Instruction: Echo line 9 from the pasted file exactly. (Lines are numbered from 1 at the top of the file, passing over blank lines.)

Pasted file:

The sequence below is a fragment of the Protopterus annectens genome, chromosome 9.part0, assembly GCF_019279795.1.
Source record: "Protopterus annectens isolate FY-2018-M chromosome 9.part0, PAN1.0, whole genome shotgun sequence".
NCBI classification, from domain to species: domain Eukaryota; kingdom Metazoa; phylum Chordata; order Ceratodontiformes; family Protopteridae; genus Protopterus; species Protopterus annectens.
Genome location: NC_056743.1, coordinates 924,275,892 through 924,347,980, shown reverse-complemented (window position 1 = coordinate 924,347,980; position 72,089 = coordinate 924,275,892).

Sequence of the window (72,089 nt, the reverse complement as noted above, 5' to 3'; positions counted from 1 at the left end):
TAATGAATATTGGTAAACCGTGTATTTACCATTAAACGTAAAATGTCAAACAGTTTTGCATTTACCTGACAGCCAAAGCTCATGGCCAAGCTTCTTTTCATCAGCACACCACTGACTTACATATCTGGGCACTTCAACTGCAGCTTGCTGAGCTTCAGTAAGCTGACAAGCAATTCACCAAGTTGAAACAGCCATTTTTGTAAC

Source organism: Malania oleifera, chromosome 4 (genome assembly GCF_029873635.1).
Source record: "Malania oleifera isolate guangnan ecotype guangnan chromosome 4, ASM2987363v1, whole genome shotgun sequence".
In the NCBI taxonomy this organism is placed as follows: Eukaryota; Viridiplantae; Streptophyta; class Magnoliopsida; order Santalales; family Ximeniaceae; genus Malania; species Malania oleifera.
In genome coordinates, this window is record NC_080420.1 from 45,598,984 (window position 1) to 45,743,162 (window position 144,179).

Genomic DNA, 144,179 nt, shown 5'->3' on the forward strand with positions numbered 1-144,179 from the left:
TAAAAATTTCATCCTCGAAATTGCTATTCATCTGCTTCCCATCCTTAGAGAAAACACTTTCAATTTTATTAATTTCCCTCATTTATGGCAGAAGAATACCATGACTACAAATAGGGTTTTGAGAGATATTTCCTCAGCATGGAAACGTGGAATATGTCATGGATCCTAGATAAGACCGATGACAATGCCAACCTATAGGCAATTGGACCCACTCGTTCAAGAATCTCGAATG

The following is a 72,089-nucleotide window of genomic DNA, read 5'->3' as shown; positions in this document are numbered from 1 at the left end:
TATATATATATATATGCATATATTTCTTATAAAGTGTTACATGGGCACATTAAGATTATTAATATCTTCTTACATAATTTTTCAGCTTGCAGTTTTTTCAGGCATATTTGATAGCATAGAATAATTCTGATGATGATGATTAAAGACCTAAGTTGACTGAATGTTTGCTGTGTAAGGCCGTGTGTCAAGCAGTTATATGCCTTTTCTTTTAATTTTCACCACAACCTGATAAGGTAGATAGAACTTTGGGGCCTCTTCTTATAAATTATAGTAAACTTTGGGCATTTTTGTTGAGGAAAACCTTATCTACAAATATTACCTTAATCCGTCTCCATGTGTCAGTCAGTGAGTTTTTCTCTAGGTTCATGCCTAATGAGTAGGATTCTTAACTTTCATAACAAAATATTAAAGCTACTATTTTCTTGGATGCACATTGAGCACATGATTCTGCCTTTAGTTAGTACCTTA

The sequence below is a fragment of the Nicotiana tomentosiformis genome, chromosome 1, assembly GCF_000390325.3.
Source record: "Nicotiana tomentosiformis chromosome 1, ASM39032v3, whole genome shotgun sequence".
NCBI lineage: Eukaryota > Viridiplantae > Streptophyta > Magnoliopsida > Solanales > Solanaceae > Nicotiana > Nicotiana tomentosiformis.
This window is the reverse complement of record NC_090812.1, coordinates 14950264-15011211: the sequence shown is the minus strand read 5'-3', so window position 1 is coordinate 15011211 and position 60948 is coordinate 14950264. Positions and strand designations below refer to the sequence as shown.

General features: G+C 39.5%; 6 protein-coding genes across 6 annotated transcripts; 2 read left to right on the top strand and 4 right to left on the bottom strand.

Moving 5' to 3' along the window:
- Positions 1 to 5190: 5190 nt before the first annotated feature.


In the NCBI taxonomy this organism is placed as follows: Eukaryota; Viridiplantae; Streptophyta; class Magnoliopsida; order Santalales; family Ximeniaceae; genus Malania; species Malania oleifera.